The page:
The private person has redress in a higher court; do states? Aquinas and later just war theorists were writing in a context where what we understand as international legal structures did not exist (outside the Church, whose standing in such matters was a matter of complex dispute in the Middle Ages). There is a principle which allows the lower jurisdiction to act if the higher is absent or negligent. Does this apply in the modern context? I do not seek to settle these questions here, only to note that their significance for restating anything like a just war theory seems to be underrated by Weigel. Even if the international structures do not exist or lack credibility, the challenge remains as to how any one nation can express its accountability to the substantial concerns of international law.
Exactly why, "if the international structures do not exist or lack credibility" are modern statesmen constrained to be accountable to "the substantial concerns of international law" while those of Aquinas' day were not? A medieval king who went to war "purport[ed] to be a judge of his own interest". If that fact rendered his war unjust, then "Aquinas and later just war theorists" were theorizing about an impossibility. No war in their era (or ours) could conceivably be just, and it was stupid of them not to notice.
2. Dr. Williams asserts his disagreement with Mr. Weigel's contention that —
the classic tradition views armed force as something that can be used for good or evil, depending on who is using it, why, to what ends, and how.
Thus those scholars, activists, and religious leaders who claim that the just war tradition "begins" with a "presumption against war" or a "presumption against violence" are quite simply mistaken. It does not begin there, and it never did begin there. To suggest otherwise is not merely a matter of misreading intellectual history (although it is surely that). To suggest that the just war tradition begins with a "presumption against violence" inverts the structure of moral analysis in ways that inevitably lead to dubious moral judgments and distorted perceptions of political reality.
The disagreement amounts to almost nothing, however. Dr. Williams concedes the legitimacy of the government's use of force to carry out its proper duties:
Some of this is illuminated if we turn to Aquinas's discussions of violence (in [Summa Theologiae] I.IIae.6.iv and II.IIae 66.viii and 175.i). Violence is an external force compelling certain sorts of action, a familiar Aristotelean definition; as such, it is bound to appear as against nature or against justice (since it takes from someone what is theirs, intrudes on their territory, restricts the exercise of their freedom of choice and so on). External acts may be subject to violence, though the freedom of the will can never be affected in itself. There is, however, a recognition that external force is sometimes used to accelerate a natural movement; in which case it is not exactly violence in the pure sense. The implication is that action which intends what is natural to human beings even if formally coercive is legitimate; so that action which employs violence of some sort for the restoration of a broken or threatened social order does not have the nature of sin. This is the basis on which a large part of Aquinas's discussion of legal penalties (in II.IIae 64 and 65) rests.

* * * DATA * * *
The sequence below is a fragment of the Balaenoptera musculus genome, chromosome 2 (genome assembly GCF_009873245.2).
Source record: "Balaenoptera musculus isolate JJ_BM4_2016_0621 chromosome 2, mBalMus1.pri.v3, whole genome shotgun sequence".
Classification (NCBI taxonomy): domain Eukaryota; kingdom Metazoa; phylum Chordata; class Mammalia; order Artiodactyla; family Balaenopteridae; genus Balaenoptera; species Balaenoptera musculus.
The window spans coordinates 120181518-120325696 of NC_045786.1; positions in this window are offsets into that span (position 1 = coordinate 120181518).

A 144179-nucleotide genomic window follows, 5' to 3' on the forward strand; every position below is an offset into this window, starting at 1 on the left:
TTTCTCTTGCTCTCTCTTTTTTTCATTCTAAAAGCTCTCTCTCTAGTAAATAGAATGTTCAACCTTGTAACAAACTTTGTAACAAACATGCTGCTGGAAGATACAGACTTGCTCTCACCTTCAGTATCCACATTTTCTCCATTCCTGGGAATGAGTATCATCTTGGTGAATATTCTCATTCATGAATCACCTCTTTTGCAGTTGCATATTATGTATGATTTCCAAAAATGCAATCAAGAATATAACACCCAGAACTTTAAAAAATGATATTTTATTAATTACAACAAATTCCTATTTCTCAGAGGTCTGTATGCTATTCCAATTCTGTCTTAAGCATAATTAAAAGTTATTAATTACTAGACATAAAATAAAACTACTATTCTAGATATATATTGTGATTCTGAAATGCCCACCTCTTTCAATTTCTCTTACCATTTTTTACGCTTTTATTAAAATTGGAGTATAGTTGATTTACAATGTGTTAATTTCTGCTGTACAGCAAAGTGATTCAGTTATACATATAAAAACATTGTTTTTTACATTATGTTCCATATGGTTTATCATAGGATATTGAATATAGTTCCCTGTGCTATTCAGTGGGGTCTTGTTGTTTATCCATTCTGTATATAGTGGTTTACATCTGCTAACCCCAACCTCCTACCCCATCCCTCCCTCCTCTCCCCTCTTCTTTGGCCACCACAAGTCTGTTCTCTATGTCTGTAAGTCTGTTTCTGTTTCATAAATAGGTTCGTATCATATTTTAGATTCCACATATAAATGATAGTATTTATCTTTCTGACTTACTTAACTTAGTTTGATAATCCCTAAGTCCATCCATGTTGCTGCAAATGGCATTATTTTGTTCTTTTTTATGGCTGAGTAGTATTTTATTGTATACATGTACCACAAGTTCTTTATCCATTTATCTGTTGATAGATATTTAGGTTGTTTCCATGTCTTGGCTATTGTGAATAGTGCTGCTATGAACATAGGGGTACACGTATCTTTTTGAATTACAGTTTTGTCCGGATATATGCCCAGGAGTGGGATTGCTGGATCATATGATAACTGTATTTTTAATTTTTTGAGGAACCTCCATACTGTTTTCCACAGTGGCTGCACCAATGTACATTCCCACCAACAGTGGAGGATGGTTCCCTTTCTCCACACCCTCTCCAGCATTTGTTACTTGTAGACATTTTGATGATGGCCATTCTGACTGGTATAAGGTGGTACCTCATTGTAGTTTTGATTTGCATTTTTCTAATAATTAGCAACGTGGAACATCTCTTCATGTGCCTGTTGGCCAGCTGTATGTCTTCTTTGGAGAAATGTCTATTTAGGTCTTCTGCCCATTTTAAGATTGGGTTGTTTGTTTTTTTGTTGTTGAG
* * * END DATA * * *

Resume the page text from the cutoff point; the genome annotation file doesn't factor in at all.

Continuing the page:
Public good is what is natural to human beings, the context in which they may exercise their freedom to realise the image of God. Confronted with action that is inimical to order, action that is "inordinate" in respect of public goods, the [government's] restraint on another's freedom, the intrusion into what is theirs and the privation of their personal resources that we should normally call violence, is not sinful.
The Archbishop's only caveat is a commonplace:
The ruler who administers the law may use coercion for the sake of the common good, in domestic policing and in international affairs. But such coercion will always need publicly available justification in terms of the common good, since otherwise it will appear as an arbitrary infringement of natural justice. The whole point is that there is precisely a presumption against violence, which can be overcome only by a very clear account of the needs of the common good and of what constitutes a "natural" life for human beings.
By that standard, there is a "presumption" against many other acts, against, for instance, the surgeon's cutting into another's body, which similarly must be justified by "a very clear account" of the needs of the patient and what constitutes his natural life. All moral actors have a duty, as Socrates taught, to account for their choices. Mr. Weigel's point is that a choice of war is not subject to some special, ultra-high burden of proof that would not apply to choosing to ignore the circumstances that made war a possible option. Where one's alternatives are, say, to overthrow a hostile regime that is in a position to furnish money and weaponry to active enemies or to do nothing in the hope that a self-proclaimed foe will be quiescent, the Just War tradition does not, in Mr. Weigel's view, tilt the scales in favor of the latter. If it did, it would simply be a different form of pacifism.
3. The portion of Dr. Williams' lecture that has drawn the most strongly negative reaction is his discussion of the "serious moral goals" that may underlie terrorist activities. As summarized by The Daily Telegraph
, his opinions sound like lunacy:
The Archbishop of Canterbury, Dr Rowan Williams, yesterday urged America to recognise that terrorists can "have serious moral goals".